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Council vote in favour of demolishing ‘rare’ art deco building to build car park and flats

12 Jan 2022 3 minute read
57 Marine Drive Conwy

Conwy Council’s planning committee has voted by nine votes to three in favour of demolishing an art deco house in Conwy.

The architecturally unique house on Marine Drive was said to have been designed by a renowned Welsh architect and is part of the town’s promenade Heritage Trail. However, this suggestion was rejected by the Conwy planning officer.

The house, which was built in 1939 by Sidney Colwyn Foulkes, holds a commanding position on the seafront with spectacular views.

Architectural campaigning charity, the 20th Century Society had joined residents in lodging objections to the plans with the council, but confirmed today that the bid was unsuccessful.

Developers Commercial Development Management announced plans to knock the building down to build a cark park and flats in October.

The council report into the building notes that while “buildings of this type and style are relatively uncommon in Wales” in this case “there had been a series of changes which have detracted from its character”.

“The applicant has provided evidence to suggest that this building was not designed by prominent local architect Sidney Colwyn Foulkes but rather by William Evans
who also built the property,” the planning officer wrote in his report for councillors.

“The house was unsympathetically divided into two flats in the 1960s, and has lost many of its original features both internally and externally, in particular its original fenestration. It has been further damaged through unauthorised access over the last month which has resulted in further loss of
historic fabric.

“Unsympathetic upvc windows are now in situ which detract from the character of this 1930s built house. Despite the modern accretions, and recent damage, the building is still immediately identifiable as an Art Deco house; it would be preferable if it could be reused rather than demolished, especially in our current climate emergency.”

Clwyd West MS Darren Millar had written to Conwy County Council objecting to the plans and is also calling on the Welsh heritage minister, Dawn Bowden MS, to get involved.

His letter says: “While the building is not yet listed (few 20th century buildings are), it is included on the National Monuments Record of Wales which indicates the importance of the property to both local and national heritage here in Wales.

“The 20th Century Society and a host of other heritage experts have backed efforts to safeguard the future of the building and the local authority has asked CADW to consider listing the building but regards the outcome of the CADW process, I would request your personal intervention to protect this nationally important heritage asset.”

A petition to save the house has been signed by 690 people and can be found here.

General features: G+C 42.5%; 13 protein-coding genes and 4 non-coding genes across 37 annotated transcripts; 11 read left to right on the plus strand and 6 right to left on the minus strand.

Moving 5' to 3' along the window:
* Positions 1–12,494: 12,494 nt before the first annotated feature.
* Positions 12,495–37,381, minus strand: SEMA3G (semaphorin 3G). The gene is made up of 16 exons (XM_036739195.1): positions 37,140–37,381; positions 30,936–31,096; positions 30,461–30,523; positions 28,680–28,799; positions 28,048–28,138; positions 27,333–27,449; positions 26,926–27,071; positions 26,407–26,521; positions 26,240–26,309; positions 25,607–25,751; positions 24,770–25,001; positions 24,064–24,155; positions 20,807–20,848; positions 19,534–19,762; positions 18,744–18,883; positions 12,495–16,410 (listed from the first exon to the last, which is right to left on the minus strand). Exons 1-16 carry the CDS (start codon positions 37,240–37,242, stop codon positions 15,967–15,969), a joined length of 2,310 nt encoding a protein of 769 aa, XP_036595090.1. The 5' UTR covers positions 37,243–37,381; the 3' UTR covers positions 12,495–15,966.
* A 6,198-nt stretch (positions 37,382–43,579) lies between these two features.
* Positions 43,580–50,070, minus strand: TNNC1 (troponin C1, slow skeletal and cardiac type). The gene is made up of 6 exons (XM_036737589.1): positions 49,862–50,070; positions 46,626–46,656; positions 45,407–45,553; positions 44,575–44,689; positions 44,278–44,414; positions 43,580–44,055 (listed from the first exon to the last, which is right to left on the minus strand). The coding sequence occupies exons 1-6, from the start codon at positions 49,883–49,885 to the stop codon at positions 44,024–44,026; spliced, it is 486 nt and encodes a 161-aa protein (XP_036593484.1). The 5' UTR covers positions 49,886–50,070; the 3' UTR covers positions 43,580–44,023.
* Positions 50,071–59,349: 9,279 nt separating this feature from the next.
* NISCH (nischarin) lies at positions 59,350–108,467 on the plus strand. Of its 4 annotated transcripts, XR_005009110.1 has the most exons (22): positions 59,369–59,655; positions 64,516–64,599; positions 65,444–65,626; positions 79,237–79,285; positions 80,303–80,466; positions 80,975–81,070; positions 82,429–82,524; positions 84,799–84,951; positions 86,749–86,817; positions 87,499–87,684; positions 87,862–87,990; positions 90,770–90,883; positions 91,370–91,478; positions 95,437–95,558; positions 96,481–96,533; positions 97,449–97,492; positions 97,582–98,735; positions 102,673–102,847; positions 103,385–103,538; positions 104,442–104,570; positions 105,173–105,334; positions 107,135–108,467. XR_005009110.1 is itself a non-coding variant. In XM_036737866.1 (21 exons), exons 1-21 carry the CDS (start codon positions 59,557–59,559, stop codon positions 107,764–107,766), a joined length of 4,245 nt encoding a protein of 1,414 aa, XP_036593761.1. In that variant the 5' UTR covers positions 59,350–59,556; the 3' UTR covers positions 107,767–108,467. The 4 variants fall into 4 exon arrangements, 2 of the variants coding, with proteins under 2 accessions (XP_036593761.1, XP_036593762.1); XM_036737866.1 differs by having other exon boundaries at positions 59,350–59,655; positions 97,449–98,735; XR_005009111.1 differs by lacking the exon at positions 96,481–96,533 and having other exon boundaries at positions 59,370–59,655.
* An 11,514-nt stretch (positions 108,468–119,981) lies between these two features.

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Marc
Marc
10 months ago

Why is it that the majority of councillors are utter philistines?

Last edited 10 months ago by Marc
j humphrys
j humphrys
10 months ago
Reply to  Marc

These guys in small communities must all know each other. Cymru, with population of just 3 million plus, could think of saving monies for better local services instead.
What are the CO2 emissions for the average council? I don’t insist, of course!

Gaynor Jones
Gaynor Jones
10 months ago
Reply to  Marc

Agree think of what Carms county council has done to its market towns over the years.The road dividing Caernarfon. The demolition of that fantastic deco cinema in Port and the state of Coleg Harlech, or the demolition of the Dunlop building in Gwent or the utter banality of Cardiff Bay, with its historical integrity rotting away. And dont even think if what Swansea could be. One thing about Englandvis they take better care of their built history and architecture

j humphrys
j humphrys
10 months ago
Reply to  Gaynor Jones

Sorry, Gaynor, plenty of written and photographic evidence to the contrary. Sadly.

Gaynor Jones
Gaynor Jones
10 months ago
Reply to  j humphrys

Medieval towns would never be torn up as as happened here in west Wales, also look at the sympathetic renovation of mercantile and industrial quarters in many northern cities of England.

Ed Jones
Ed Jones
10 months ago

Shocking. Both the decision and the fact that I am in agreement with Darren Millar!

Hubris
Hubris
10 months ago
Reply to  Ed Jones

I agree! I think Darren Millar is a tool but I am in complete agreement with him on this one. Conwy Council has a dreadful track record in recent years with regards to heritage. Why is Dawn Bowden dragging her feet?

Mr Williams
Mr Williams
10 months ago

What a shame, it’s a lovely building.

Mab Meirion
Mab Meirion
10 months ago

Such a waste…

It looks like the perfect retirement home for M. Poirot…

Derek
Derek
10 months ago

All of the planning officer’s listed detractions from the building’s original character were all permitted by one of his predecessors.

Frank Jenkins
Frank Jenkins
10 months ago

Looks an impressive piece of art deco architecture, could they transfer it to St Fagans?

Mr Williams
Mr Williams
10 months ago
Reply to  Frank Jenkins

That would be a really good idea. I hope someone reads your comment and considers it.

Padi Phillips
Padi Phillips
10 months ago
Reply to  Frank Jenkins

Ideally all such buildings deemed worthy of heritage status should be preserved in their original locations and only be reconstructed somewhere like St Fagans as a very last resort. That way buildings are preserved in their original context, which is where they make most sense.

j humphrys
j humphrys
10 months ago

…………. but one flush and you were gone!

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